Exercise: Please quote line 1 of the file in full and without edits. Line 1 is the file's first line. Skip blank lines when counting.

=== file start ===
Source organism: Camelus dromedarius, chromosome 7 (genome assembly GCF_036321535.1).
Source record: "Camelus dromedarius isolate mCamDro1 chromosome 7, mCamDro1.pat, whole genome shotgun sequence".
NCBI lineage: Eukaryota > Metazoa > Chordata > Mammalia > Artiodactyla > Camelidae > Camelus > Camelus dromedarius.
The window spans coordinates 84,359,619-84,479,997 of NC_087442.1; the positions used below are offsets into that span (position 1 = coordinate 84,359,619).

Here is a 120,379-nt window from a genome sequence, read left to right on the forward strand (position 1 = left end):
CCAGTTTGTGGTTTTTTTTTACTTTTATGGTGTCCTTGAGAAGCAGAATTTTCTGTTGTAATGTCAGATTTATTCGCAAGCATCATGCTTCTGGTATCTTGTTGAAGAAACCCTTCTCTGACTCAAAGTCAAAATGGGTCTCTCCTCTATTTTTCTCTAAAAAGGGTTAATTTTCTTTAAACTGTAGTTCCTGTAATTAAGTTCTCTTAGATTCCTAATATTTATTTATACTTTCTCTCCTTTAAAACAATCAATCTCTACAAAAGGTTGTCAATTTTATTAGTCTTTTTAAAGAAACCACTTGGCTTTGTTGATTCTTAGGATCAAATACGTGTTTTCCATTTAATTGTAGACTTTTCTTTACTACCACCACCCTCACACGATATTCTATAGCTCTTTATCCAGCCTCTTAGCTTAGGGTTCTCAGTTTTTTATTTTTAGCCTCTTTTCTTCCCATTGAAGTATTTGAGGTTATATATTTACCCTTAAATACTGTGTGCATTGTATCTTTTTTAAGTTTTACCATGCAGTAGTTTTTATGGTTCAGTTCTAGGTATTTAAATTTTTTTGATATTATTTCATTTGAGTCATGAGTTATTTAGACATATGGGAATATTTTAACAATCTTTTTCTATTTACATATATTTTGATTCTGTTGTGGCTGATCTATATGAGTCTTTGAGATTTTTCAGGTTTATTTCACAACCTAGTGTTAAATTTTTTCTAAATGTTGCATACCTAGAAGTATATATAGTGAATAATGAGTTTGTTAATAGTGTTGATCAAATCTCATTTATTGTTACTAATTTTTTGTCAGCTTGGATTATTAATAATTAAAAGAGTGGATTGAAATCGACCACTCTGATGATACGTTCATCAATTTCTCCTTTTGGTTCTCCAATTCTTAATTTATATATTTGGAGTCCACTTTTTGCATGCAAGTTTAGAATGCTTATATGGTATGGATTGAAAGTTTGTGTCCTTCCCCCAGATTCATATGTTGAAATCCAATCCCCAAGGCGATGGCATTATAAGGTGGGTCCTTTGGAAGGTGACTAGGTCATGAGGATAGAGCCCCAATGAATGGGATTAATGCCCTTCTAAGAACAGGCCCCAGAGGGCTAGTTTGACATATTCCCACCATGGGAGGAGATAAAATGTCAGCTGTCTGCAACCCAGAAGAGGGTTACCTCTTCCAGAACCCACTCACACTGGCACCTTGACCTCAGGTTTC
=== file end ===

Source organism: Camelus dromedarius, chromosome 7 (genome assembly GCF_036321535.1).